Census Report Reveals Post-9/11 Vets Earn More, Work More Than Non-Vets
A new report from the U.S Census Bureau details the employment patterns of the 3 million post 9/11 veterans in the country from 2014 to 2018. The report shows that this growing veteran population is earning more and working longer hours than those who have never served in the military.
In terms of overall employment, the report said that, “About 80% of Post-9/11 veterans were employed. Conversely, only about 75% of civilians who never served were employed.”
When broken down further, the Census Bureau reports that post 9/11 male veterans had a lower unemployment rate than male nonveterans, 4.7 and 5.4%, respectively.
For women, on the other hand, the opposite effect was found. Post 9/11 female veterans were found more likely to be unemployed than women who never served in the armed forces (4.9 and 4.6%, respectively).
The report highlights other details about post 9/11 veteran employment, such as work characteristics, education and work history factors, earnings and occupational differences.
Characteristically speaking, post 9/11 veterans were more likely than nonveterans, “to work year-round, full-time jobs (81% compared with 71%); to work longer hours per week (43.1 hours compared with 39.4 hours); and to work for the federal, state, or local government (33.3% compared with 12.4%).”
The report also looked into the likelihood of education enrollments between veterans and nonveterans.
Interestingly, veterans between 2014 and 2018 were more likely than nonveterans to be enrolled in school (32% compared with 26.4%). At the same time, those veterans enrolled in an educational institution were more likely to have worked within the past year (33.9% compared with 26.1%).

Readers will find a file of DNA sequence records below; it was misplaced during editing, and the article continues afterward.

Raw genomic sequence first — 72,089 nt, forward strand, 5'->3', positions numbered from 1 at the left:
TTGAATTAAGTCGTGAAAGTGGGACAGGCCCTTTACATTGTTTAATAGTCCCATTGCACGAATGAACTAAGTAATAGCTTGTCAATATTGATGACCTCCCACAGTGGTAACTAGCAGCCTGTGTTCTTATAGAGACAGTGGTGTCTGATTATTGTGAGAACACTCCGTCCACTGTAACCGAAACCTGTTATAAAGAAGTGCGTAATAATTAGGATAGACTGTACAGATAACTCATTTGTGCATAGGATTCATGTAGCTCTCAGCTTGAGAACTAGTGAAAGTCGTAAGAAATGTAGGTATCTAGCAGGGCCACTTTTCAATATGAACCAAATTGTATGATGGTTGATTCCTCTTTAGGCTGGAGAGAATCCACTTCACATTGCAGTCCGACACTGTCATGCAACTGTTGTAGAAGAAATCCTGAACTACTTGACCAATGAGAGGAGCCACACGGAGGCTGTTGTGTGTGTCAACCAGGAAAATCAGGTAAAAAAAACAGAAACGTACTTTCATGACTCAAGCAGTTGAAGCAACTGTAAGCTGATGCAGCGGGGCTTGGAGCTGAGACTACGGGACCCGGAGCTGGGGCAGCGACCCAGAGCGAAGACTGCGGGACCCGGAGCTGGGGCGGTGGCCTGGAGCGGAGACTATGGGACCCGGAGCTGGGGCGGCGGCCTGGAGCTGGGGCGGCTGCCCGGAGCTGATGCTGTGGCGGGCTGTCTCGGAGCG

When comparing the link between educational experience and earnings, post 9/11 veterans with less than a college degree had a substantial earnings advantage over nonveterans.
“Those with at most a high school education earned about $8,000 more per year, and those with some college earned about $11,000 more per year than nonveterans with similar levels of education,” said the Census Bureau.
The report went on to state that veterans earn a median of $46,000 a year compared to the $35,000 of their nonveteran counterparts.
For veterans returning to the workforce after serving the country, those seeking full-time, year-round employment were likely to have occupations in only a select few occupational groups.
The most popular occupational group, comprising roughly 10% of the 3 million veterans in the five-year period studied by the Census Bureau, was the protective services industry. Those in this category are likely to be found to be serving as firefighters, police officers, and other similar community-focused jobs.
Aside from protective services, veterans were likely to be employed in jobs in installation, maintenance, and repair occupations and less regularly in office and administrative support, sales, and related occupations, where nonveterans were most frequently found.